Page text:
For almost 12 years, I have preached about testing, bolusing, counting carbs, carrying meters, carrying glucose and the list goes on. Now that my son is a teen, its important that he start doing many of these things on his own. It is also important that I don’t drone on and on so that he completely tunes me out. Finding that balance is hell!

Now that he is more self-sufficient, I don’t think as much about two hour after tests. I go to bed knowing that he will test and if he is not in what we have established as a “good” range, he will either get me up or handle it himself.  I know that he always has his kit with him. I know that he usually has glucose somewhere in a pocket. 

Being a teen, he can take advantage of that trust…and does.  Last night I went through his meter. I knew that we were having a few issues with lows so I had let things go for a few days to see if there was a pattern or if it was human error.  As I sat down with meter and paper, I found huge lapses in readings. I really didn’t know what to do.

The lapses were during the day.  They were sometimes while he was with me. More often, they were while he was at school or with friends. My son is terribly private.  I think he is dangerously private when it comes to diabetes. He doesn’t want his friends to really “see” his diabetes.  He carries his meter but he leaves it in his pocket. He is great at detecting when he is out of range so he uses his internal compass to keep him out of trouble. At night, when he knows he will not wake up from a low, he makes sure that all tests are done.

I was proud of myself. I didn’t yell when I saw blank spaces of up to 10 hours with no readings. I wanted to scream but I also wanted to cry. I was failing. I was being too lax. I laid out some new ground rules for the next little while. He will do all of his tests at school. No exceptions. No excuses. He will text me those readings for the next week. I will text him to remind him (in case his pump is not enough of a reminder).  If he fails to do this, he will lose all online privileges including his xBox.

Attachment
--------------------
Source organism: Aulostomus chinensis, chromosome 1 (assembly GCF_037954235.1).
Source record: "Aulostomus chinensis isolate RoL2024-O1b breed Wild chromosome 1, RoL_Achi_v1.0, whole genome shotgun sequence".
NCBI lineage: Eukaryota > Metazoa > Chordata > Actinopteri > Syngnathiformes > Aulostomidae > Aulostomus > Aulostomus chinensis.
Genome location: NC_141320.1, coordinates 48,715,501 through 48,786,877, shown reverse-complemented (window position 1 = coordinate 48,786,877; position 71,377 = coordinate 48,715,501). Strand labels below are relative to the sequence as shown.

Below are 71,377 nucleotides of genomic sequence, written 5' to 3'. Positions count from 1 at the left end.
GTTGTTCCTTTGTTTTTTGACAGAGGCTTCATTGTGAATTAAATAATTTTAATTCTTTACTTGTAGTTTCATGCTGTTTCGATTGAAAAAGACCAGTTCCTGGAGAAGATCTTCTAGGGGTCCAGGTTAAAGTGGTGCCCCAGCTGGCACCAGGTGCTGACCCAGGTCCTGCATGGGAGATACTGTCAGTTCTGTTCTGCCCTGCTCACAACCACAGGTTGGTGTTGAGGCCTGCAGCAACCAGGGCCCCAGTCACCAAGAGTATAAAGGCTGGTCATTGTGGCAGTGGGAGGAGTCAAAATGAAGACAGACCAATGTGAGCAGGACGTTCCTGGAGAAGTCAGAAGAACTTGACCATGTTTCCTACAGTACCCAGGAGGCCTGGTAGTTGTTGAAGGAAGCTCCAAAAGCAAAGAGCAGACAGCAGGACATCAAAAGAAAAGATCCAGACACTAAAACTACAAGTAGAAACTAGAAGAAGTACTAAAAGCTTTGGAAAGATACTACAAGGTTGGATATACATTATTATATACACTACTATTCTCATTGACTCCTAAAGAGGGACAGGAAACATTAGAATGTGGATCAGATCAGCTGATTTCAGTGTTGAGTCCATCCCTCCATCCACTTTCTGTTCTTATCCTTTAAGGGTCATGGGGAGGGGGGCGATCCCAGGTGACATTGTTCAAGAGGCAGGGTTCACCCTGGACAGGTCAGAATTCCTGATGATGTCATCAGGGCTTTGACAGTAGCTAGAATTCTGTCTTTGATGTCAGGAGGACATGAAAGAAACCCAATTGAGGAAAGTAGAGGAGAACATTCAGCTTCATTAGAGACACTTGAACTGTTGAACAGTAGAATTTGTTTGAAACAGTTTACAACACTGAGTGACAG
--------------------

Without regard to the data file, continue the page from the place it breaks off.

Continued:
I then told him that testing takes about 10 seconds total.  It can be done quietly by heading into the washroom or sliding it out at his desk. He does not need to draw attention to himself. He can stay private but he MUST test. He is putting himself in danger. I told him that quietly testing himself will not draw nearly the attention that throwing up from being high or passing out from being low will. Those are big time attention getter’s. If he wants to avoid them happening in front of his friends then he must test.

I left it at that. I was sad. I was ashamed. How could I let him go so long with no tests? Because I believed him when he said he tested. I trusted that testing when he got up was routine. 

I give him breaks in his care. I test for him. I bolus for him. I help him with carbs. I remind him.  I back off and let him remember. I do not ask a reading before asking him how his day went.

Its a struggle.  I know we are moving forward. I acknowledged how much I appreciate that he is bolusing. I told him that remembering to test before bed was super important and I was so glad that he was doing that. 

He is now in class for the day. I have texted him asking for his reading. He hasn’t replied.  I am hoping it will happen by their first break. I hate one step forward and then sliding back. I know…its called parenthood. I have to be glad that there is forward movement but… AAAAAAHHHHHHH!! Okay I feel better! Today is a fresh new day.

I Googled “fear of slides” and this image popped up!

Enjoying the outdoors…with diabetes!

Getting ready for a day on the snow…

Sled is on the trailer–check
Helmets are in the truck–check
Gloves are packed–check
Warm hats for under the helmets–check
Long underwear–check
Woolie socks–check
Good boots–check
Sunglasses–check

Now for the pockets…
Lip balm–check
Cash just in case–check
Keys–check
Cell phone–check
Turned off the data so you don’t kill the battery searching for Internet–check
Glucose tablets–check
Syringe in case the pump dies–check
Glucagon–check
Meter–check
Lancet–check
Hand cleaner–check

I was so busy filling my pockets with things that I did forget a scarf for my neck. Thankfully it wasn’t too cold so my coat and three shirts kept me warm.

And so we headed out for a day on the snow…with diabetes coming along for the ride of course!